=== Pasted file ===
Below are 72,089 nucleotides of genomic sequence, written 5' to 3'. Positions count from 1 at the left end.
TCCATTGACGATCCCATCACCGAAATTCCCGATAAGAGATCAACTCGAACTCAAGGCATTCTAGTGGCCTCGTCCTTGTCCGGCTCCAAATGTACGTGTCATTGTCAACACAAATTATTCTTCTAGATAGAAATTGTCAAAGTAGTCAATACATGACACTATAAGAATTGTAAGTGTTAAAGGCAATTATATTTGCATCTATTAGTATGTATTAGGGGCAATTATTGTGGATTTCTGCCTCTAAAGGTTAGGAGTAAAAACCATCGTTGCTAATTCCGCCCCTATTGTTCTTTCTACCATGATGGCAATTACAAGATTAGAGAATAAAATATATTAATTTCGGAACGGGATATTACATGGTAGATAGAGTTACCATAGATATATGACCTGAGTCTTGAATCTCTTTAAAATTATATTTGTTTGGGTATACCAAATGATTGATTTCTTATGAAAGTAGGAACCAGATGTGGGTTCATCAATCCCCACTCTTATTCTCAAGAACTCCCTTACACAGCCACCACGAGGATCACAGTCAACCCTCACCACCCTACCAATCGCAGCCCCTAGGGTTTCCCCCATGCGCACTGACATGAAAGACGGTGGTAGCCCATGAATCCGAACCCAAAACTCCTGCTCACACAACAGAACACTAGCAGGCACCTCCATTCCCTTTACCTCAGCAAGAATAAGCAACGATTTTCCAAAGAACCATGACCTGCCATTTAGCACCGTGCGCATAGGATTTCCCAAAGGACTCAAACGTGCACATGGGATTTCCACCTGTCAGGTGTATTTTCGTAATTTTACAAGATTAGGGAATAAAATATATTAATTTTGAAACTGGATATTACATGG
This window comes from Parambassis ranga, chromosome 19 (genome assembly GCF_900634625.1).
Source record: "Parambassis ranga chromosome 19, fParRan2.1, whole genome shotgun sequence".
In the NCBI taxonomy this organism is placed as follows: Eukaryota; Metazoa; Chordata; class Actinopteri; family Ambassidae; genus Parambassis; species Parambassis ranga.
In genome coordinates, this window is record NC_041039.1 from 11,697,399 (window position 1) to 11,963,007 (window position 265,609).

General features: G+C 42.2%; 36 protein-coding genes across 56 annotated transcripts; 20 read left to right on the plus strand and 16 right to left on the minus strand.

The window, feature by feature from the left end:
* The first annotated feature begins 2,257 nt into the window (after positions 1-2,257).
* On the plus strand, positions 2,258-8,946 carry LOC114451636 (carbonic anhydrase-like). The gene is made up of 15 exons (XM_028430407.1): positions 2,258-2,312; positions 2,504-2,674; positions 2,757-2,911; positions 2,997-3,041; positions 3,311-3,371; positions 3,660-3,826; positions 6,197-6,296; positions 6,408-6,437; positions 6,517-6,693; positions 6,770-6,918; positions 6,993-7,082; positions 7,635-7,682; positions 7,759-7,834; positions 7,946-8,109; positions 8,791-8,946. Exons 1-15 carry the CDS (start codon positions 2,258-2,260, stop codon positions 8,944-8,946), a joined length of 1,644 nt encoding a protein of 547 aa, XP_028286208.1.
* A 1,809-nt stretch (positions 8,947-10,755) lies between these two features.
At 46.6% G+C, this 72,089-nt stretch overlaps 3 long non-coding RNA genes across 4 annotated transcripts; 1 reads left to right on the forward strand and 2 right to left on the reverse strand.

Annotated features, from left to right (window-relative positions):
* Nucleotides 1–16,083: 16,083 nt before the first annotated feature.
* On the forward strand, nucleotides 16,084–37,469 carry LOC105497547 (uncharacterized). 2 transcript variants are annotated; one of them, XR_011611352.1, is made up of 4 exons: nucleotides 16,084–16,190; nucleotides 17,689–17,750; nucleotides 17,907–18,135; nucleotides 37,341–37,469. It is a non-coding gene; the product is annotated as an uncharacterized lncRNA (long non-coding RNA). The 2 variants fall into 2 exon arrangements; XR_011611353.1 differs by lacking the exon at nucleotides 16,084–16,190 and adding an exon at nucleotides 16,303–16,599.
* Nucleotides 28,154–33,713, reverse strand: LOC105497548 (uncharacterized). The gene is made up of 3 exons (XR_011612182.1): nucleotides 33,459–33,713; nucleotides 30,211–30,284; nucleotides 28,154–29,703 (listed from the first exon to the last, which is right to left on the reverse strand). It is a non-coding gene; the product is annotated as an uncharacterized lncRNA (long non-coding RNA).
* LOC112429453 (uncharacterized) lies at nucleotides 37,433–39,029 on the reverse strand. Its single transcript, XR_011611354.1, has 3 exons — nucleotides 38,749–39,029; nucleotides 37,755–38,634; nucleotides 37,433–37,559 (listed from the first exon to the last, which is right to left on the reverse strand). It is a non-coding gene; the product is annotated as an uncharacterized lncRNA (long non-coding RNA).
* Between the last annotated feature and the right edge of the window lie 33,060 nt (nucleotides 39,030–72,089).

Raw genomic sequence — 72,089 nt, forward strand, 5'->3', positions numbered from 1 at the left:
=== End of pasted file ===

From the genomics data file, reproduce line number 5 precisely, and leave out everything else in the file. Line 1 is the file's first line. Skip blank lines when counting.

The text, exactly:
In the NCBI taxonomy this organism is placed as follows: Eukaryota; Metazoa; Chordata; class Actinopteri; family Ambassidae; genus Parambassis; species Parambassis ranga.